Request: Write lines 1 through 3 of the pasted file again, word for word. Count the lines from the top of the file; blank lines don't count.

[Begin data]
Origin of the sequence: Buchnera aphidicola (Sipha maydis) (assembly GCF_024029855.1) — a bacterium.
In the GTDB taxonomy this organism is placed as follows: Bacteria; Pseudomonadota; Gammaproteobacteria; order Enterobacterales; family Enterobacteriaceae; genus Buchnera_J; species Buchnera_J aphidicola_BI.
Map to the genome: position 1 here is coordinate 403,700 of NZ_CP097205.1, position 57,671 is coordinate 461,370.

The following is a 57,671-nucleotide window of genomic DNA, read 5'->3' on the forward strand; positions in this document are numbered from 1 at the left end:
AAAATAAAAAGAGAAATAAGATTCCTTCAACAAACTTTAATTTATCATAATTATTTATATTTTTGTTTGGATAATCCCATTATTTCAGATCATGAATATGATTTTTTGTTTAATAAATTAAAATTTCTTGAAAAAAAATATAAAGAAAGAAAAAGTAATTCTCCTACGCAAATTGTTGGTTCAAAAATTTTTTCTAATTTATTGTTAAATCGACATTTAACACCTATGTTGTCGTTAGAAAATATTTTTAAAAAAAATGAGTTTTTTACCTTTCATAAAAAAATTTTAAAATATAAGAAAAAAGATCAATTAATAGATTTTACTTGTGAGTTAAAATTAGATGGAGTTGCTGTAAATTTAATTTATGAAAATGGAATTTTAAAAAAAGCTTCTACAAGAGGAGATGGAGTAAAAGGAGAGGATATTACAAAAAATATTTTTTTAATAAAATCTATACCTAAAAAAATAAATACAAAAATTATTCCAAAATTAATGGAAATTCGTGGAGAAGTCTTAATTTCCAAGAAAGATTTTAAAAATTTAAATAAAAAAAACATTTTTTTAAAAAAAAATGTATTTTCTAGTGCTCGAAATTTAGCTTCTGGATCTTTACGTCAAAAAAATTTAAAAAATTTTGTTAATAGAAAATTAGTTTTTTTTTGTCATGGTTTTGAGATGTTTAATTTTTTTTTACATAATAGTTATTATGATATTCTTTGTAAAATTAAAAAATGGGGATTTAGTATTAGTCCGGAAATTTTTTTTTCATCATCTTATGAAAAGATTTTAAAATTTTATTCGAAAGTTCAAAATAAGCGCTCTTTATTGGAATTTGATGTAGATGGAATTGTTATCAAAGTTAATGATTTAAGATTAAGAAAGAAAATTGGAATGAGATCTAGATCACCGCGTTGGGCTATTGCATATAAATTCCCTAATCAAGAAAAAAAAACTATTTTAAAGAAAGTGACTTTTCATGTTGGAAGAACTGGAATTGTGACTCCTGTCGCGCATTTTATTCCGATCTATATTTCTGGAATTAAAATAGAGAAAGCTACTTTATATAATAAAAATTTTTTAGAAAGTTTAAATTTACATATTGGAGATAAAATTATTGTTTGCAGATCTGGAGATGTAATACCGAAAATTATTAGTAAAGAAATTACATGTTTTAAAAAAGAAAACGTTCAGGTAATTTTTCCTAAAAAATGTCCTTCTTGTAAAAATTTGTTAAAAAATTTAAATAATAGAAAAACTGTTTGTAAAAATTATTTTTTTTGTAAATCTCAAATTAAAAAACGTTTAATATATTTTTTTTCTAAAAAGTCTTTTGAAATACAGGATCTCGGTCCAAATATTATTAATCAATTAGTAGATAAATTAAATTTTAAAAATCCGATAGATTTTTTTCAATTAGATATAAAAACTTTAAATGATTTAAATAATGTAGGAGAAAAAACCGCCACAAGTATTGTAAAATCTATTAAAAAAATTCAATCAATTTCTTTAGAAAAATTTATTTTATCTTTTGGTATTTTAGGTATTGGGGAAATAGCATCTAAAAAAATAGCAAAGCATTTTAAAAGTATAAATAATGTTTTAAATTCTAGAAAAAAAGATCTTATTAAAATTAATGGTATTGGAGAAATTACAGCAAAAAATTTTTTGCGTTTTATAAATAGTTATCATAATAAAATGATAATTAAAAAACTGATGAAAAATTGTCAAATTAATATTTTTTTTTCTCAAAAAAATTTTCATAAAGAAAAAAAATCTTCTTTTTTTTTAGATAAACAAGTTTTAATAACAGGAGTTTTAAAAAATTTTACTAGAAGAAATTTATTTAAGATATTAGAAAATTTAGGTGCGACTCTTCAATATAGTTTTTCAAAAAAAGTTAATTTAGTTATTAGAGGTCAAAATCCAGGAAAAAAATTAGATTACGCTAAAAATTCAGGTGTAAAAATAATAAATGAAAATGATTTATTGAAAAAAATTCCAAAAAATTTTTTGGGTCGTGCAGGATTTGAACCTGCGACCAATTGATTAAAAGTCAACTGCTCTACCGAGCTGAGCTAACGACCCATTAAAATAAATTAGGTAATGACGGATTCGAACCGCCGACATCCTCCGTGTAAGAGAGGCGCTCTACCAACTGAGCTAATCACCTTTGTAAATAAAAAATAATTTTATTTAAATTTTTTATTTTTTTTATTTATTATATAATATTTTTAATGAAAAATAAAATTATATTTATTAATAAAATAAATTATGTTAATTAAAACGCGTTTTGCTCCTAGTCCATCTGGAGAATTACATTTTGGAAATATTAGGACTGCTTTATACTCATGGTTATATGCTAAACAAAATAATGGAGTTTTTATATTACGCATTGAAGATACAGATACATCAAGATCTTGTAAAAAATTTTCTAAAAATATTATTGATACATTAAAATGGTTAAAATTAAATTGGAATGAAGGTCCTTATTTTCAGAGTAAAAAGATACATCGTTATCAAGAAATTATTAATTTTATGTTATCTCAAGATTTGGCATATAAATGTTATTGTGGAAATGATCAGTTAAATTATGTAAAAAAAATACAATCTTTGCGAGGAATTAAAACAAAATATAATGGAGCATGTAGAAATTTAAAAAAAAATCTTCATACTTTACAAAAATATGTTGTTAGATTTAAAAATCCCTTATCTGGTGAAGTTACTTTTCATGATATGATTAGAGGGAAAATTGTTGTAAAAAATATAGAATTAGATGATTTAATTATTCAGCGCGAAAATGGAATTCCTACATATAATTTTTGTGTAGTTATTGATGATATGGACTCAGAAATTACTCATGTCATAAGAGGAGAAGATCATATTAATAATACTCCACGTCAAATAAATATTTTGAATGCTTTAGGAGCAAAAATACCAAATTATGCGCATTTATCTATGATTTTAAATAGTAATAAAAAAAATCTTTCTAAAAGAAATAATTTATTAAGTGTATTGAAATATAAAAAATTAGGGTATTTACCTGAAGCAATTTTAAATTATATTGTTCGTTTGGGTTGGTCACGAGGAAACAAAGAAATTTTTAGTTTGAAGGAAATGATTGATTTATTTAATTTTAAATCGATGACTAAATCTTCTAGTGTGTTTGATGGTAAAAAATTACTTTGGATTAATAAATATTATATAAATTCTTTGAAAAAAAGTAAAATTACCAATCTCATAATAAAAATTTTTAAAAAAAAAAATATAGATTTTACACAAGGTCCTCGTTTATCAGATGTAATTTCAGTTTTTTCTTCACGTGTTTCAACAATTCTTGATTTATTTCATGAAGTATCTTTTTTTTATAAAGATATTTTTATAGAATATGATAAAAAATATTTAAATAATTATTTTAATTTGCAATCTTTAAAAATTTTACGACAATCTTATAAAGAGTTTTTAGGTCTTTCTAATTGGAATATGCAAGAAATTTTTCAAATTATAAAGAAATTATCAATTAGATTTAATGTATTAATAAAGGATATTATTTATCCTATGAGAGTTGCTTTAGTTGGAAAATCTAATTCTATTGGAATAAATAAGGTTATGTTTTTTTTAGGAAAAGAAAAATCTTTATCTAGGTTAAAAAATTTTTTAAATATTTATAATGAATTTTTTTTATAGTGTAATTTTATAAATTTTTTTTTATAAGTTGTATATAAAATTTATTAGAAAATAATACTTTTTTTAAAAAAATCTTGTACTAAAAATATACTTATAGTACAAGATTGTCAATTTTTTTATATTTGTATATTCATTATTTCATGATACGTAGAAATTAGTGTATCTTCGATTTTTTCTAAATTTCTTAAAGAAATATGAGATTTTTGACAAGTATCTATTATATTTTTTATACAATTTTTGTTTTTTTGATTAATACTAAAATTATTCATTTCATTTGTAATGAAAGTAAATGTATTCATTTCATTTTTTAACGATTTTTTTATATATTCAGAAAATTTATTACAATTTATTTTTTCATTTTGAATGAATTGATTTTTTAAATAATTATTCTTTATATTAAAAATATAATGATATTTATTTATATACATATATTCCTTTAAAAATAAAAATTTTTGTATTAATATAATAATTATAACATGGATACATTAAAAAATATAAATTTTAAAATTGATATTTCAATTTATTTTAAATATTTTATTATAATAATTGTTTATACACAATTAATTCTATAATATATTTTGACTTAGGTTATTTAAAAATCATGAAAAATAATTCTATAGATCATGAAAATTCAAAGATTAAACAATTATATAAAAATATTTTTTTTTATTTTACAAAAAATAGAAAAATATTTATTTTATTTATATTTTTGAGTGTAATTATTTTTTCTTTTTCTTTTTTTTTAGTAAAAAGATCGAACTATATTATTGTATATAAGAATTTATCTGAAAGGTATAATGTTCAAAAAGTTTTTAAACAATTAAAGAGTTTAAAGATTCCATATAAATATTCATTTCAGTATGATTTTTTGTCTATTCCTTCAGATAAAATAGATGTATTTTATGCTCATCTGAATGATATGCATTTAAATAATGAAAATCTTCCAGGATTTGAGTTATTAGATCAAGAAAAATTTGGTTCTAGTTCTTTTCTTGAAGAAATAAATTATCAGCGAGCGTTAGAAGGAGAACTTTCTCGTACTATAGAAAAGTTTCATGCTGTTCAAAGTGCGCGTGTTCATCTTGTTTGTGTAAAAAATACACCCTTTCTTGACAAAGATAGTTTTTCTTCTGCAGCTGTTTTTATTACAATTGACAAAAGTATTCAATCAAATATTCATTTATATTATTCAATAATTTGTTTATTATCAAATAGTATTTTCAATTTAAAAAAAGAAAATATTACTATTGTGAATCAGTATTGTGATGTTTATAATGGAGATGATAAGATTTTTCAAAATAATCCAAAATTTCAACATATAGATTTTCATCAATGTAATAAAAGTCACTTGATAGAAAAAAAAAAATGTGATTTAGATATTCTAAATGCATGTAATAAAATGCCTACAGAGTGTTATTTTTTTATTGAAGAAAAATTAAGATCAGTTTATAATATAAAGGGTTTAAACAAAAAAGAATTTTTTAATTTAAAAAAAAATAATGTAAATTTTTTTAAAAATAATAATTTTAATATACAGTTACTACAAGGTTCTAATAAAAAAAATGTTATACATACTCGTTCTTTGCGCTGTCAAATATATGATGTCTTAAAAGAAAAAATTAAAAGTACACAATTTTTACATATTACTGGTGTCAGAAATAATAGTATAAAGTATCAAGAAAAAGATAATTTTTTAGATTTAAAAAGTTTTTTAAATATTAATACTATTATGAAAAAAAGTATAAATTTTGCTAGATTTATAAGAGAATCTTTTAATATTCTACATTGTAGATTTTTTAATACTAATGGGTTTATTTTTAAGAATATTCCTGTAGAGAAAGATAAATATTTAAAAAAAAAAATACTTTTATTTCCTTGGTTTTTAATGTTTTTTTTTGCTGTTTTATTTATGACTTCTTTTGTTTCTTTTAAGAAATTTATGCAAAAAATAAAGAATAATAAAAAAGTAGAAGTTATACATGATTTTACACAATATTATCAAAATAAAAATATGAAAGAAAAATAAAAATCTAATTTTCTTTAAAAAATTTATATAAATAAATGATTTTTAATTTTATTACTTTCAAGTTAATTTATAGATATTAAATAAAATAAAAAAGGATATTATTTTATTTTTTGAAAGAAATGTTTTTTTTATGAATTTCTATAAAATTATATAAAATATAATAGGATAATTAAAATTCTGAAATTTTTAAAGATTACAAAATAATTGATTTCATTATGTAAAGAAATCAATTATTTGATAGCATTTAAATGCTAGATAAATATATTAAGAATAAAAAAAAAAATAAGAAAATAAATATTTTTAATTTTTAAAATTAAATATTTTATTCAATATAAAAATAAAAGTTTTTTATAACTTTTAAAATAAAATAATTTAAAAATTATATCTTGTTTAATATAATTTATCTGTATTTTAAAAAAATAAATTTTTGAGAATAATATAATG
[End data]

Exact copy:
Origin of the sequence: Buchnera aphidicola (Sipha maydis) (assembly GCF_024029855.1) — a bacterium.
In the GTDB taxonomy this organism is placed as follows: Bacteria; Pseudomonadota; Gammaproteobacteria; order Enterobacterales; family Enterobacteriaceae; genus Buchnera_J; species Buchnera_J aphidicola_BI.
Map to the genome: position 1 here is coordinate 403,700 of NZ_CP097205.1, position 57,671 is coordinate 461,370.